By Sruthi Shankar and Devik Jain
(Reuters) -The S&P 500 and the Nasdaq on Friday extended a rally that was sparked by rising hopes of smaller interest rate hikes following an easing in consumer prices, while a slide in healthcare stocks weighed on the Dow.
Trading turned choppy after crypto exchange FTX said it would start U.S. bankruptcy proceedings and that CEO Sam Bankman-Fried resigned due to a liquidity crisis that prompted intervention from regulators around the world.
“What we are seeing today is the dichotomy between crypto as a risk asset, and crypto as its own industry,” said Callie Cox, analyst at trading and investment platform eToro.
The S&P 500 and the Nasdaq racked up their biggest daily percentage gains in more than 2-1/2 years in the previous session as annual inflation slipped below 8% for the first time in eight months.
“We are turning the corner on inflation, and that may be enough for the Fed to ease up on rate hikes… but there’s been a hugely optimistic reaction because people were braced for much higher rates in their portfolios,” Cox said.
Seven of the 11 major S&P sectors advanced, with energy up 2%, followed by a 1.7% rise in communication services. The S&P 500 growth index, which houses rate-sensitive technology and technology-related stocks, was up 0.8%, outperforming its value counterpart.
Meanwhile, defensive stocks that include consumer staples, utilities and healthcare fell. Healthcare sector fell the most, dropping 2.3%.
“A lot of people piled into defensive sector because of the nervousness, the angst in the market,” said Kenny Polcari, managing partner at Kace Capital Advisors in Boca Raton, Florida.
“If there’s a discussion about the Fed pivoting, money is going to move out of those defensive sectors and go back into where it sees opportunity, but I still think that’s a premature move.”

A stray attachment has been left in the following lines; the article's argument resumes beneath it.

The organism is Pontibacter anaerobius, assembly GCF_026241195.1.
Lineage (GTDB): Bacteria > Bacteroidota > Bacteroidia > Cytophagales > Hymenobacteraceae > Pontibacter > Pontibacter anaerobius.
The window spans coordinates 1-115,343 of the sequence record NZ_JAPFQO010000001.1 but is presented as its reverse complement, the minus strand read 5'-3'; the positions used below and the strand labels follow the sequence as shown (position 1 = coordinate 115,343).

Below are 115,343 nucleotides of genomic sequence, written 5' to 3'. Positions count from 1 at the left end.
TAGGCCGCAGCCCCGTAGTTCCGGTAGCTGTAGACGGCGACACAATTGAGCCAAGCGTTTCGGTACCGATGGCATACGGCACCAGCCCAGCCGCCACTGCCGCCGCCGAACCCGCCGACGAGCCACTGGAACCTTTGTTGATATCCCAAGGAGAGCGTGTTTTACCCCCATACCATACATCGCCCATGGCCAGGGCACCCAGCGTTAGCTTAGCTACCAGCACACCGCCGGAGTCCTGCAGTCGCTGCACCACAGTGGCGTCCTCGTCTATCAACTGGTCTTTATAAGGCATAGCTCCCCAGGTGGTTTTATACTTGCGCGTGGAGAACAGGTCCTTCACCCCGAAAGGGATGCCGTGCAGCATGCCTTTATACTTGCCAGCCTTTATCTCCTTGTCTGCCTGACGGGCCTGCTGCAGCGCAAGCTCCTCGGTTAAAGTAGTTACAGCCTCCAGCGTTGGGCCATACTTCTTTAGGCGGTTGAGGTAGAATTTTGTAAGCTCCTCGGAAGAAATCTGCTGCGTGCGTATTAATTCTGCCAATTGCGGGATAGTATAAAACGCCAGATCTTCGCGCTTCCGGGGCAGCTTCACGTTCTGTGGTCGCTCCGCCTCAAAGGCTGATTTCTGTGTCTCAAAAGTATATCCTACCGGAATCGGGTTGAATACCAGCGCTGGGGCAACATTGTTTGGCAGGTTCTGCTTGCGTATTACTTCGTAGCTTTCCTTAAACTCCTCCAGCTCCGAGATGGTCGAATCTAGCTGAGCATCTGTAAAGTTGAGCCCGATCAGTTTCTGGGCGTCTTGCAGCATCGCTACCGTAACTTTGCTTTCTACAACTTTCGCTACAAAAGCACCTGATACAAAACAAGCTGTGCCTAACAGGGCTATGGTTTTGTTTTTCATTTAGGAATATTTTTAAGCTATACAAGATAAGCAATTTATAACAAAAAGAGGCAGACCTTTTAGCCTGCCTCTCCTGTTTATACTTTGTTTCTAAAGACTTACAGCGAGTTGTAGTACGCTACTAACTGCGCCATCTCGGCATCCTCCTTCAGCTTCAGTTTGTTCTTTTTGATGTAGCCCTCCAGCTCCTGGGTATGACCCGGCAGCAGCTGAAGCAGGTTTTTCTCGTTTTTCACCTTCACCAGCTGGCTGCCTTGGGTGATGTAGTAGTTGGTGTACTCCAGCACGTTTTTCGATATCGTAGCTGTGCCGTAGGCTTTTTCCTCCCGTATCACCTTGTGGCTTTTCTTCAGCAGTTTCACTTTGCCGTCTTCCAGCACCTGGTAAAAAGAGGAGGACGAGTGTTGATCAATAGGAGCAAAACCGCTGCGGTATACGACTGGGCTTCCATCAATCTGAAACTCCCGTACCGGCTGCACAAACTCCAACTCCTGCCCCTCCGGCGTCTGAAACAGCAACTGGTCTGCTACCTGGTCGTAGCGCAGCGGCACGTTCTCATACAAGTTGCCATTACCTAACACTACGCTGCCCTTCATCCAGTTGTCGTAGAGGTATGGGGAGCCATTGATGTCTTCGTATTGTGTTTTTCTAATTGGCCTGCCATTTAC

Investors see a 80.6% chance of a 50-basis point rate hike in December, while the top policy rate is seen in the 4.75-5% range next May, lower than the 5% plus range seen before the inflation data, according to CME Fedwatch tool.
The Fed’s policy rate currently is in the range of 3.75%-4.00%.
At 12:34 p.m. ET, the Dow Jones Industrial Average was down 186.07 points, or 0.55%, at 33,529.30, the S&P 500 was up 10.48 points, or 0.26%, at 3,966.85, and the Nasdaq Composite was up 112.58 points, or 1.01%, at 11,226.73.
The S&P 500 has now rallied more than 10% from its mid-October closing lows, while the Nasdaq has added over 8%, aided by better-than-expected earnings reports and hopes of a Fed slowdown.
The Dow is now down just 8.9% from its record closing high hit earlier this year.
However, all the three indexes are down sharply on a year-to-date basis, on course for their worst annual performance since 2008, on fears that surging inflation and rising interest rates will dent corporate profits.
U.S.-listed shares of Chinese companies rose, with Alibaba Group Holding Ltd gaining 1.7% as China eased some of its strict COVID-19 rules.
Advancing issues outnumbered decliners by a 2.09-to-1 ratio on the NYSE and by a 1.79-to-1 ratio on the Nasdaq.
The S&P index recorded 21 new 52-week highs and no new lows, while the Nasdaq recorded 83 new highs and 82 new lows.
(Reporting by Shubham Batra, Sruthi Shankar, Devik Jain, Bansari Mayur Kamdar and Shashwat Chauhan in Bengaluru; Editing by Shounak Dasgupta and Arun Koyyur)